Written by Homeowners Ted Catton & Diane Krahe
When our methane gas (aka natural gas) furnace gave up the ghost in March 2021, we knew it was time to transition our house to electric heat. We live in a small Craftsman-style house in the slant streets. Previous to the furnace going out, we had improved our house’s insulation, replaced old windows, and, in 2018, we installed nine solar panels on the southwest-facing roof. But the solar power that is generated from our rooftop solar array is only enough to cover our electrical appliances, lights, and plug-ins. We knew that home heating is the big one for home energy use, and wondered what our electrical home heating options were and how many more solar panels we would need to power the system.
Little did we imagine that we would talk to about a dozen different installers before finding the right one, or that we would need to do so much research for ourselves, or that we would go through the next winter without a major heat source in the house!
That last point is our bottom line. Skeptics told us that we did not have enough rooftop for all the solar panels that would be needed to heat our house by electricity. But after one full winter of running the system with electricity purchased from Northwest Energy, we now know how much juice it takes. Another row of solar panels will take care of it.
The first thing we learned in this process was that just about every industry rep you talk to wants to sell you a new natural gas furnace. Any installer will discuss clean-energy alternatives with you, but they will advocate for what is most economical, or what is most comfortable, not what is sustainable. So you learn a lot from them but you also have to do a lot of your own research and figuring (and advocating).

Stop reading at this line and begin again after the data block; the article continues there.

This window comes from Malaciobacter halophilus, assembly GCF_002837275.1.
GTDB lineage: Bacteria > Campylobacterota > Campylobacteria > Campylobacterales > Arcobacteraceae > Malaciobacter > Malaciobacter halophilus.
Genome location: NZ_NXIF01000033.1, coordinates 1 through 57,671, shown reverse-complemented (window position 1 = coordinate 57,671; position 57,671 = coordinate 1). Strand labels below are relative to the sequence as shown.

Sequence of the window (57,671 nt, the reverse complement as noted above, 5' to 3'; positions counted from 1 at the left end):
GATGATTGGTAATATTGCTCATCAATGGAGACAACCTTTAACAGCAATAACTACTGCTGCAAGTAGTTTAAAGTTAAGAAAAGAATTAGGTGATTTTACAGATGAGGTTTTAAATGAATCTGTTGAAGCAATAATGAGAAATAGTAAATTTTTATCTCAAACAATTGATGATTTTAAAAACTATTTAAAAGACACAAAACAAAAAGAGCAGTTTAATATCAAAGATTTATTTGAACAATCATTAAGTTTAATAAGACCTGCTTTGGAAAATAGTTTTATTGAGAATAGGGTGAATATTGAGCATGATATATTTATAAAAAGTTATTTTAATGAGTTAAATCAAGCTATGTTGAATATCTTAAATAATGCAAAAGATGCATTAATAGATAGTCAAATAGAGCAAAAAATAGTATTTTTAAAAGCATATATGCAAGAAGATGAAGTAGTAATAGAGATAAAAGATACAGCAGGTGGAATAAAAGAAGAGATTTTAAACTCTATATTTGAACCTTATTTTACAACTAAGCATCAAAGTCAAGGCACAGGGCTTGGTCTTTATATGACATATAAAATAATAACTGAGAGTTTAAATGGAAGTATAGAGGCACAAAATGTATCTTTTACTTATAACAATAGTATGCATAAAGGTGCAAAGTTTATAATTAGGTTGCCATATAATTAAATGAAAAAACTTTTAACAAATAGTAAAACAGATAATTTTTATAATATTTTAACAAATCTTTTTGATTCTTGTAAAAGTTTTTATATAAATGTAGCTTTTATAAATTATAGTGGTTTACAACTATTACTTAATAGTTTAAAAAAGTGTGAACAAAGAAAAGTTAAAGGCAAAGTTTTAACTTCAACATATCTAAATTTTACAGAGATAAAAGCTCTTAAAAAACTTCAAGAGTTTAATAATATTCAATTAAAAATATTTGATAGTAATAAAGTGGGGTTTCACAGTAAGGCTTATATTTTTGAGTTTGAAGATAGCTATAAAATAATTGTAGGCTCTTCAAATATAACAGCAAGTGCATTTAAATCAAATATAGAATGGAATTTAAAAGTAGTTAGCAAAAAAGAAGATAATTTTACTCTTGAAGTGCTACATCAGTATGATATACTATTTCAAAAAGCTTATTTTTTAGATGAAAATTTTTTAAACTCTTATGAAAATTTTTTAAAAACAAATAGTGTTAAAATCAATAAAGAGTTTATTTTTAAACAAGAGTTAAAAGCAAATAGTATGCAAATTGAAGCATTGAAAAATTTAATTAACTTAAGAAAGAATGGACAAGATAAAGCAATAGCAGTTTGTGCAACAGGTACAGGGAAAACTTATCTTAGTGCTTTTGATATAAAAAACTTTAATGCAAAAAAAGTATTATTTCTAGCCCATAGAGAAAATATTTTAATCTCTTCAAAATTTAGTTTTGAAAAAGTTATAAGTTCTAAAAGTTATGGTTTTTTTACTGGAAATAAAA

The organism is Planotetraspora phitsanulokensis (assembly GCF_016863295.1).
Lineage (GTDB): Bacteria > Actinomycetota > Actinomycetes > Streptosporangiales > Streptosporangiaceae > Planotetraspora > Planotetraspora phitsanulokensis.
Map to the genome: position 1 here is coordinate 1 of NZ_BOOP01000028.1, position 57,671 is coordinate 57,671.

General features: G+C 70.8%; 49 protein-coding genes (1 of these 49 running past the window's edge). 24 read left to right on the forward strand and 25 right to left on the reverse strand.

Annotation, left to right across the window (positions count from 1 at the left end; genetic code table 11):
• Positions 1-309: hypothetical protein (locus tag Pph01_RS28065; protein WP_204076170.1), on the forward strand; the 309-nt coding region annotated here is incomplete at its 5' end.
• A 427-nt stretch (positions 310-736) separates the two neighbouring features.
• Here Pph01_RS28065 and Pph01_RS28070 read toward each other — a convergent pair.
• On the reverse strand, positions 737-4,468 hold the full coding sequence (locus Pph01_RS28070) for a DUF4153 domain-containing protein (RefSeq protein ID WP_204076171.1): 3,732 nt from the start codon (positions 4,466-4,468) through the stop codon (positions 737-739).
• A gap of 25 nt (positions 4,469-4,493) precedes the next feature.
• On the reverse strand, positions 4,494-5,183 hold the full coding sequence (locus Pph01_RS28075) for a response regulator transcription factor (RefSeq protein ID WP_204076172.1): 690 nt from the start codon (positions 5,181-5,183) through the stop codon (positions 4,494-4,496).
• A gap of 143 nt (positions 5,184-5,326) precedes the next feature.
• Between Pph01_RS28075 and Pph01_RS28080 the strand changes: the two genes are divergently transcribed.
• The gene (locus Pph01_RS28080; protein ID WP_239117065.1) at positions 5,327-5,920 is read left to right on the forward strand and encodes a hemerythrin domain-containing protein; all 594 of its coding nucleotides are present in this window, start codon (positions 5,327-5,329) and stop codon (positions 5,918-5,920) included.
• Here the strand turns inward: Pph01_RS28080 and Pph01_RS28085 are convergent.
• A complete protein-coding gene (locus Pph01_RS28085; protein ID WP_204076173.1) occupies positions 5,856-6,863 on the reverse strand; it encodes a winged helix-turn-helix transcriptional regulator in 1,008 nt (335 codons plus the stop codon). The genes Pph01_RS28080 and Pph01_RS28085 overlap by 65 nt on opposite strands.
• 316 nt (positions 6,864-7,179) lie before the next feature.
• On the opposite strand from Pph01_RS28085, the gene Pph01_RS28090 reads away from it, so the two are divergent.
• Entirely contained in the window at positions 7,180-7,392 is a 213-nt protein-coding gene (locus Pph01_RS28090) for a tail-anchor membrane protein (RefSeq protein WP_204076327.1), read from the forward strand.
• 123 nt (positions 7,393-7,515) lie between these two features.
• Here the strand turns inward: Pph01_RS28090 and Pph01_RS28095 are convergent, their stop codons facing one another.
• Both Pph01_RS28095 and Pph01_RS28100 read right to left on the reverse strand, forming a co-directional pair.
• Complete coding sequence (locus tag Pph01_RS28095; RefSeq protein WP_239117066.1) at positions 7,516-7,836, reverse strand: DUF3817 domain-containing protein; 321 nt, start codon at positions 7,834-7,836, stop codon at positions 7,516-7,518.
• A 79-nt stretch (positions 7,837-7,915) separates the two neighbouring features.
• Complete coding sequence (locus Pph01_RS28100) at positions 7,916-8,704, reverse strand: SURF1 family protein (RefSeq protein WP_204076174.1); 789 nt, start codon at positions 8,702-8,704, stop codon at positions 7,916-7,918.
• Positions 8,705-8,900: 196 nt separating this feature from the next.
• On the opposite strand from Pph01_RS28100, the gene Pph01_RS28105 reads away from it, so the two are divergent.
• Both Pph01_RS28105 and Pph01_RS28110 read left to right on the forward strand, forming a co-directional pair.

The next thing we learned is that the heat pump technology comes in many varieties so you have to learn the ins and outs of ductless systems, inverter technology, air handlers, mini-splits, BTUs, kilowatt hours, and more.
We have a natural gas insert in our fireplace in the living room. We are keeping this for its aesthetics and as an emergency backup heat source. (We made it through the winter of 2021-22, the winter we were transitioning between systems, by closing off half our house and relying on this source to keep the living room and kitchen comfortably warm. For December and January, we moved all the house plants into the living room and rented another place to live.) Besides the insert, we still have a natural gas water heater. When it wears out, we will replace it with an electric one.
We are learning to live with thermostats set at the same temperature all around the clock and with warm air coming out of the heat vents at about 100º F rather than 130º F. Instead of a growly furnace in the basement, now we occasionally hear a whoosh from the Freon gas shooting through the lines when it is very cold outside and the outdoor unit enters the defrost cycle. We were concerned about how much outdoor noise pollution the outdoor unit would make. It is quite minimal. We feel that changing our home heating system from natural gas to electric was something we simply had to do and we are pleased with the results.